Steven Robertson

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The Comedian Review


Good

There's some interesting material in this dark British drama, but it's so relentlessly grim that we are never able to connect with anyone on-screen. It doesn't help that all of the characters are pretty unlikeable. And the improvised story itself feels oddly bleak and aimless. Honestly, for a movie called The Comedian, you'd think there would be a few laughs. 

The title character is Ed (Hogg), an insurance salesman who is trying to get his stand-up career up and running. But his abrasive routines leave audiences cold. Then he discovers that he has at least one fan, Nathan (Stewart-Jarrett), and they begin a slow-burning romance that's complicated by the fact that Ed is also attracted to his flatmate Elisa (Lasowski). Or maybe it's just that he wants everyone to love him. Which isn't likely to happen since he's such a grump. And as his life spirals into darkness, he refuses the help of the few people left who care about him.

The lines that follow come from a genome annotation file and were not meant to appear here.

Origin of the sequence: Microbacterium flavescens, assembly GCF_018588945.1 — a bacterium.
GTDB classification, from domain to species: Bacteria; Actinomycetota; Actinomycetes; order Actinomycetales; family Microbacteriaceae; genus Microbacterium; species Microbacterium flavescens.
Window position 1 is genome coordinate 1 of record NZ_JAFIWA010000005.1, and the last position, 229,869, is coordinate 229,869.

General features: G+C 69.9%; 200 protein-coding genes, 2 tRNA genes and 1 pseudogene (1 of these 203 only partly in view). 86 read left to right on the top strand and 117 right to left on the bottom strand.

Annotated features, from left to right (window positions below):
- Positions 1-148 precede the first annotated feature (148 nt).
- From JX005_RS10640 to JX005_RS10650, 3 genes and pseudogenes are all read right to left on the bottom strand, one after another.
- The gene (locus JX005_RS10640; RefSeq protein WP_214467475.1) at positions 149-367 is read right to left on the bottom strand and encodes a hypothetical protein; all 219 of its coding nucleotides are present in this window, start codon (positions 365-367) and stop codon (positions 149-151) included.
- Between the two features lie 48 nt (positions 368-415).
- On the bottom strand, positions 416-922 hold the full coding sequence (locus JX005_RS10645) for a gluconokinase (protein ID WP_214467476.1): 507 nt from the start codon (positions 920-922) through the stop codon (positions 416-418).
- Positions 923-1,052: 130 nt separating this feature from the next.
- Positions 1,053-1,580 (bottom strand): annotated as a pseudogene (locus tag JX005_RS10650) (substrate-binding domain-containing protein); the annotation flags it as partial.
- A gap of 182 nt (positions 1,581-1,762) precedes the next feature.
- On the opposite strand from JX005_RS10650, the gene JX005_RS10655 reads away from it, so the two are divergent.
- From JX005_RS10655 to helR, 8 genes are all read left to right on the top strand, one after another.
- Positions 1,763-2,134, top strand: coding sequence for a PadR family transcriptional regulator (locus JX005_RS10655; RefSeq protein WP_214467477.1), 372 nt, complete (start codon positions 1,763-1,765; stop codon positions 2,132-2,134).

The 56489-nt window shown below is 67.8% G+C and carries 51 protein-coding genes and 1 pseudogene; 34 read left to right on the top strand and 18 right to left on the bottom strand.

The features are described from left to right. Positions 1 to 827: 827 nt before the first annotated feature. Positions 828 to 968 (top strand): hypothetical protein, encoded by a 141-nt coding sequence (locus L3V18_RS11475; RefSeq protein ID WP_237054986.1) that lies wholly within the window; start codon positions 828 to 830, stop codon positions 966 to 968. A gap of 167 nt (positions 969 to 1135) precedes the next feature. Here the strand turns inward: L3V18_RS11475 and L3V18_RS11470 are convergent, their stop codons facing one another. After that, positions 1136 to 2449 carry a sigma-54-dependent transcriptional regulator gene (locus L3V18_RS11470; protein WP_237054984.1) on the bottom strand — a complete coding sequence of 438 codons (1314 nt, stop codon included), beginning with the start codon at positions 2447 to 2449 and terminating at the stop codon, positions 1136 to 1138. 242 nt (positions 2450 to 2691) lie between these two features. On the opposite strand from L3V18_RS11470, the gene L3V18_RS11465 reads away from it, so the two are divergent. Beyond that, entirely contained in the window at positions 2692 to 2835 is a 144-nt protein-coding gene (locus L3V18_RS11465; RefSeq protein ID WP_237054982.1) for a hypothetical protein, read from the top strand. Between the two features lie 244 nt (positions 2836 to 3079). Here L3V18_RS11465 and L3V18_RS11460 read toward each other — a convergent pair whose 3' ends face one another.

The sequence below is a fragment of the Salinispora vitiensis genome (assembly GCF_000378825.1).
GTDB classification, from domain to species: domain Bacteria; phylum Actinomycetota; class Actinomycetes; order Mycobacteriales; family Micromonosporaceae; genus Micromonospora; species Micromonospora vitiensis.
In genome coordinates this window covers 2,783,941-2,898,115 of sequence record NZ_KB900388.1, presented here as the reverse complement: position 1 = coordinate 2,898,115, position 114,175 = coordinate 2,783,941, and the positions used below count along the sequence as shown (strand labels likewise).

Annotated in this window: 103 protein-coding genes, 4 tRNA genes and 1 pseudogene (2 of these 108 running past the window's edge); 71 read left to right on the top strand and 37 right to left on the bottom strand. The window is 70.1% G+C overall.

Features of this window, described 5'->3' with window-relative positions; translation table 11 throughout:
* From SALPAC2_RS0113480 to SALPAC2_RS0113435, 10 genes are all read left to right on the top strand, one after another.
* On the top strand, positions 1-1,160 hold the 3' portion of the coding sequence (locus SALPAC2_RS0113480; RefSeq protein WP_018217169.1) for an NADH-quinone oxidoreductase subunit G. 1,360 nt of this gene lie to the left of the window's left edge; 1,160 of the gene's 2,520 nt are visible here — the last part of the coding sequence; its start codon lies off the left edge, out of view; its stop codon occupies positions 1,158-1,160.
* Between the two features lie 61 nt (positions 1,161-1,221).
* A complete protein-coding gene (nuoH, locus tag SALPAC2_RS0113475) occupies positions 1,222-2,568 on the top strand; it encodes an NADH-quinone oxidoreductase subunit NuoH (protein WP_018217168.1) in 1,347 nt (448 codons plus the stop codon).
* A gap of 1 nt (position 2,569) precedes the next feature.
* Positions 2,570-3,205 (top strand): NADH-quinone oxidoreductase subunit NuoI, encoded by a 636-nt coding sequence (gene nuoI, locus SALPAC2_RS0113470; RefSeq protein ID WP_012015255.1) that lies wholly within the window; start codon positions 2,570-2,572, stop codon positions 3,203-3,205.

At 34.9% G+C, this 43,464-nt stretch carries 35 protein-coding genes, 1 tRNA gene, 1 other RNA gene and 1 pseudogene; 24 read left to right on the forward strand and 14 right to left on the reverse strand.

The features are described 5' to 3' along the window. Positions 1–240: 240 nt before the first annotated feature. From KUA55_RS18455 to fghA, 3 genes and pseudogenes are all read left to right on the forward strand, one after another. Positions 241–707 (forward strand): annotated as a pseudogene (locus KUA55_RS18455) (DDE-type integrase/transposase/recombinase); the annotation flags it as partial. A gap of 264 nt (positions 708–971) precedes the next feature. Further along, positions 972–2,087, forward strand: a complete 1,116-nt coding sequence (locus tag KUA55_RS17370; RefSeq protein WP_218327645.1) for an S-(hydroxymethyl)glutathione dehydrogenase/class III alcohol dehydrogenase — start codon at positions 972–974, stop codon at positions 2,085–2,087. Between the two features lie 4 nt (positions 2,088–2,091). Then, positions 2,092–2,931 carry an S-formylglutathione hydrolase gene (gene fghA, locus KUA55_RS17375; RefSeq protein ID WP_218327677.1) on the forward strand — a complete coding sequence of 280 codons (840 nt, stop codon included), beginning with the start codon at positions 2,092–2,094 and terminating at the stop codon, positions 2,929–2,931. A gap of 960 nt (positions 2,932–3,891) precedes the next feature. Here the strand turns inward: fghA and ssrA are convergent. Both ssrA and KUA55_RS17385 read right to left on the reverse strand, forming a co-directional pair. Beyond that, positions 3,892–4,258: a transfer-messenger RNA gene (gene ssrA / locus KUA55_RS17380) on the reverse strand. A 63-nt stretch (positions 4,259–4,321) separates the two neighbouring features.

Yes, it's pretty difficult to engage with a central character who's such a moody idiot. Even when he's the life of the party, he lashes out with insults and aggressively wallows in self-pity. Hogg has proved before how adept he is at this kind of abrasively internalised performance (see White Lightnin' if you dare), and he skilfully lets us see glimpses of the fragile man inside. By contrast, Stewart-Jarrett is kind and charming, while Lasowski adds an earthy tenderness in the way she reacts to Ed's behaviour.

Continue reading: The Comedian Review

Brighton Rock Review


Good
Repositioning Graham Greene's 1938 novel to 1964, screenwriter Joffe directs his first feature with a vivid visual flair. Although it's so dark and harsh that none of the characters are even remotely sympathetic.